What’s Going on in the Heads of People Who Say They Don’t Like Music?

Everyone likes music, right? Well, no. Some people have a condition called “musical anhedonia.” For them, music can be boring, distracting or even seriously annoying. What’s going on in their heads? Rupinder points us to this article in The Atlantic.

Allison Sheridan couldn’t care less about music. Songs of love and heartbreak don’t bring her to tears, complex classical compositions don’t amaze her, peppy beats don’t make her want to dance. For Sheridan, a retired engineer, now a podcaster, who owns 12 vinyl records and hasn’t programmed the radio stations in her car, “music sits in an odd spot halfway between boring and distracting.”

Despite coming from a tremendously musical family, Sheridan is part of the roughly 3 to 5 percent of the world’s population that has an apathy toward music. It’s what’s referred to as specific musical anhedonia—different from general anhedonia, which is the inability to feel any kind of pleasure and which is often associated with depression. In fact, there’s nothing inherently wrong with musical anhedonics; their indifference to music isn’t a source of depression or suffering of any kind, although Sheridan notes, “The only suffering is being mocked by other people, because they don’t understand it. Everybody loves music, right?”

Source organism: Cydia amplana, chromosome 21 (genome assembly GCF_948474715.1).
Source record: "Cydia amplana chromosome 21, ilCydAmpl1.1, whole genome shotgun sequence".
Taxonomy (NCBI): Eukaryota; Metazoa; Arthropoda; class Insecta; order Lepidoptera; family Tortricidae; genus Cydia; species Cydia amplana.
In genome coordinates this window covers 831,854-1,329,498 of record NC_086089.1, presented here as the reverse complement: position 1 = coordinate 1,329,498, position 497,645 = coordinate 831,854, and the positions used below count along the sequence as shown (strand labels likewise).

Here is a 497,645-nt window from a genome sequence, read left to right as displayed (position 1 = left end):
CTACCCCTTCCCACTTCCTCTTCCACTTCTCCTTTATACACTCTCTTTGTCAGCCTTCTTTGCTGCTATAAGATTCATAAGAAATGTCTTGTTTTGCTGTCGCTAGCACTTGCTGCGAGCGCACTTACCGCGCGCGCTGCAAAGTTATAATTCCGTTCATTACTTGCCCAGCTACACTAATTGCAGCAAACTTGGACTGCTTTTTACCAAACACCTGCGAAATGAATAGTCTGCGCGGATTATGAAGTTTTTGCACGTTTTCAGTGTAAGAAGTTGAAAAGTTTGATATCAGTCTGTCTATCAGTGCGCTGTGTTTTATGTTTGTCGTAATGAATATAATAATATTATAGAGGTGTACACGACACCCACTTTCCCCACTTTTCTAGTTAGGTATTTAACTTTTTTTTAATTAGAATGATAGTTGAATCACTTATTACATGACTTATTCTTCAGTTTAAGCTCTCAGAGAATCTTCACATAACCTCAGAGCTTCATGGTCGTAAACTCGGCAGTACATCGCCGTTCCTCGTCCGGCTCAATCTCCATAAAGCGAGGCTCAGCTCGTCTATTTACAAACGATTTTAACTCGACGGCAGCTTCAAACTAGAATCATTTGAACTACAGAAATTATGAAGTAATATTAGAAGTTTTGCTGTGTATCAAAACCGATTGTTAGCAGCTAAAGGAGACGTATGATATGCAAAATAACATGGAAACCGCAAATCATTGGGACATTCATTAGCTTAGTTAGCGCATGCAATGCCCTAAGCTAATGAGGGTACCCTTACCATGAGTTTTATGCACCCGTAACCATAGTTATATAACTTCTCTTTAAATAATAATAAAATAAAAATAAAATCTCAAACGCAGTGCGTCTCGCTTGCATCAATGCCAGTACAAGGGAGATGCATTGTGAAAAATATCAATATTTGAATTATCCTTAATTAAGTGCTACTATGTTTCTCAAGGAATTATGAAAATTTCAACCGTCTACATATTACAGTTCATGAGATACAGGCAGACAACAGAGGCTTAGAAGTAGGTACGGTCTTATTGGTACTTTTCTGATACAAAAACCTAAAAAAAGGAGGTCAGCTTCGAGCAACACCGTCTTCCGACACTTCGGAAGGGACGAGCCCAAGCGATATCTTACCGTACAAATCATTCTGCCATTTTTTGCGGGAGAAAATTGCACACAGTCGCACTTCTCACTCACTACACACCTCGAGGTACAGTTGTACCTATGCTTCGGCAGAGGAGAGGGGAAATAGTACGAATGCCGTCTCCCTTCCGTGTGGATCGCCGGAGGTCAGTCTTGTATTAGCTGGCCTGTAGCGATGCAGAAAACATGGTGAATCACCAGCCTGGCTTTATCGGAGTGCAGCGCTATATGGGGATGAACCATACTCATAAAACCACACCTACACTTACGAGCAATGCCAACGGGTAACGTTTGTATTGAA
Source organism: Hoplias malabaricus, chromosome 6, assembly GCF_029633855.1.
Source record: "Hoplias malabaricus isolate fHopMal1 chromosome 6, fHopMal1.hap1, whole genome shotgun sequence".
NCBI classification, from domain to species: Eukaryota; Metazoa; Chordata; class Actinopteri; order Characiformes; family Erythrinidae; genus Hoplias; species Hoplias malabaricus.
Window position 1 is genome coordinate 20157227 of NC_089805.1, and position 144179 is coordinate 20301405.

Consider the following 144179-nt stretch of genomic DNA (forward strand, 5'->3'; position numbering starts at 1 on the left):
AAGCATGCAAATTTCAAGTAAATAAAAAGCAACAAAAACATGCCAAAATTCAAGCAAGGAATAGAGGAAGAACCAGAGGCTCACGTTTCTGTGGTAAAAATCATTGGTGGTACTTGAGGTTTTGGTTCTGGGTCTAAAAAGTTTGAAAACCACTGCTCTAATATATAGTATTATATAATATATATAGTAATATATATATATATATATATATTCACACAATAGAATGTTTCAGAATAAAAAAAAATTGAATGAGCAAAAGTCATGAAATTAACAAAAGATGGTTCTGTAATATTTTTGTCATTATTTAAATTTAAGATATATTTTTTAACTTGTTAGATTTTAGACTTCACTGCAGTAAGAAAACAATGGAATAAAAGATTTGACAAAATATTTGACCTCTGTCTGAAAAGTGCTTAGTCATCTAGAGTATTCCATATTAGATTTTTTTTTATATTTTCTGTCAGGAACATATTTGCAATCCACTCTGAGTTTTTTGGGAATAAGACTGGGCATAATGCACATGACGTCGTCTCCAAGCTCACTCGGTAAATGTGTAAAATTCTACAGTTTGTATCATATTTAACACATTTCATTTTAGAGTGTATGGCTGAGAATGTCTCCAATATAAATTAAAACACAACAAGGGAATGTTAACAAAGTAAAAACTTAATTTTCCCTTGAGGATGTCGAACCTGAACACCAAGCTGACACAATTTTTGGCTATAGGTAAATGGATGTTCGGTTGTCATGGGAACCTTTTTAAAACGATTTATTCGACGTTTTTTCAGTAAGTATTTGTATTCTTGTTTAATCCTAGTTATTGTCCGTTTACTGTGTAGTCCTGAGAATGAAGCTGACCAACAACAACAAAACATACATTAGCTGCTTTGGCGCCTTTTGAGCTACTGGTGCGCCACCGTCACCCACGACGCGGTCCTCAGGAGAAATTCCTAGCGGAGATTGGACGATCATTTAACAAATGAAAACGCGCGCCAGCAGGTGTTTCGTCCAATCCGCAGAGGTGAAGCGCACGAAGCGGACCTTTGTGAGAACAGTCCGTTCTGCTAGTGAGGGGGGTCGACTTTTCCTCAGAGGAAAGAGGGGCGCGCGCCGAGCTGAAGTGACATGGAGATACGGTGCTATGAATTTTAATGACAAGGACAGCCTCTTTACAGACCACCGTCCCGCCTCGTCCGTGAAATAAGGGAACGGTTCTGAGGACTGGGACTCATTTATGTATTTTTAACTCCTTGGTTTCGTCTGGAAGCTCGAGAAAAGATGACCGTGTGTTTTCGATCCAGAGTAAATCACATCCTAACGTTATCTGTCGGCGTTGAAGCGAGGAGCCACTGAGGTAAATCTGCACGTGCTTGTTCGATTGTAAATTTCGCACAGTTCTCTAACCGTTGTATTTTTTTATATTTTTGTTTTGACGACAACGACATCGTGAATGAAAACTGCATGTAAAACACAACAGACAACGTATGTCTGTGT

Previous research shows that the vast majority of people who enjoy music show an increase in heart rate or skin conductance—where a person’s skin temporarily becomes a conductor of electricity in response to something they find stimulating. Musical anhedonics, however, show no such physiological change to music. A recent study, published in the Proceedings of the National Academy of Sciences, took those findings a step further by studying neural responses to music.

Fascinating. Keep reading.

Alan Cross

is an internationally known broadcaster, interviewer, writer, consultant, blogger and speaker. In his 30+ years in the music business, Alan has interviewed the biggest names in rock, from David Bowie and U2 to Pearl Jam and the Foo Fighters. He’s also known as a musicologist and documentarian through programs like The Ongoing History of New Music.

Let us know what you think!

This site uses Akismet to reduce spam. Learn how your comment data is processed.